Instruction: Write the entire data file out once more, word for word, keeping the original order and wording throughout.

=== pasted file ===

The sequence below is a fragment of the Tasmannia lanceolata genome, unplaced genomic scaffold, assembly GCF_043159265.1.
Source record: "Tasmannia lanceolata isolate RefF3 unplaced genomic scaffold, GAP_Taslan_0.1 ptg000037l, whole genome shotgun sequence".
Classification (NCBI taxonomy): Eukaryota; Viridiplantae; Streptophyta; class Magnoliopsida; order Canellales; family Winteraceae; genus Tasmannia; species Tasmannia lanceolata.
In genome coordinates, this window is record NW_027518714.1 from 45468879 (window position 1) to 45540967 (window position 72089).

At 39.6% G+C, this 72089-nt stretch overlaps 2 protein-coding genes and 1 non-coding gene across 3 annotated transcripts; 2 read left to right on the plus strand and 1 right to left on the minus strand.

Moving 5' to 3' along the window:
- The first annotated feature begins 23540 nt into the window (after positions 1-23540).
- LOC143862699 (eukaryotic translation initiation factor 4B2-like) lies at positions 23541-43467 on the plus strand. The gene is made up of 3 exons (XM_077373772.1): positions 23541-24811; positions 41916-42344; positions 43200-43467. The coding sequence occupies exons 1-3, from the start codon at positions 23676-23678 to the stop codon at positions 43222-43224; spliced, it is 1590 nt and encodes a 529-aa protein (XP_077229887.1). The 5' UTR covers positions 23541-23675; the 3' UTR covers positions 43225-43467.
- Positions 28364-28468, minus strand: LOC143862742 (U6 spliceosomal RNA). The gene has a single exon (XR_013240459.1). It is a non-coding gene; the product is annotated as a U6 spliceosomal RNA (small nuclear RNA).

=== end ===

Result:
The sequence below is a fragment of the Tasmannia lanceolata genome, unplaced genomic scaffold, assembly GCF_043159265.1.
Source record: "Tasmannia lanceolata isolate RefF3 unplaced genomic scaffold, GAP_Taslan_0.1 ptg000037l, whole genome shotgun sequence".
Classification (NCBI taxonomy): Eukaryota; Viridiplantae; Streptophyta; class Magnoliopsida; order Canellales; family Winteraceae; genus Tasmannia; species Tasmannia lanceolata.
In genome coordinates, this window is record NW_027518714.1 from 45468879 (window position 1) to 45540967 (window position 72089).

At 39.6% G+C, this 72089-nt stretch overlaps 2 protein-coding genes and 1 non-coding gene across 3 annotated transcripts; 2 read left to right on the plus strand and 1 right to left on the minus strand.

Moving 5' to 3' along the window:
- The first annotated feature begins 23540 nt into the window (after positions 1-23540).
- LOC143862699 (eukaryotic translation initiation factor 4B2-like) lies at positions 23541-43467 on the plus strand. The gene is made up of 3 exons (XM_077373772.1): positions 23541-24811; positions 41916-42344; positions 43200-43467. The coding sequence occupies exons 1-3, from the start codon at positions 23676-23678 to the stop codon at positions 43222-43224; spliced, it is 1590 nt and encodes a 529-aa protein (XP_077229887.1). The 5' UTR covers positions 23541-23675; the 3' UTR covers positions 43225-43467.
- Positions 28364-28468, minus strand: LOC143862742 (U6 spliceosomal RNA). The gene has a single exon (XR_013240459.1). It is a non-coding gene; the product is annotated as a U6 spliceosomal RNA (small nuclear RNA).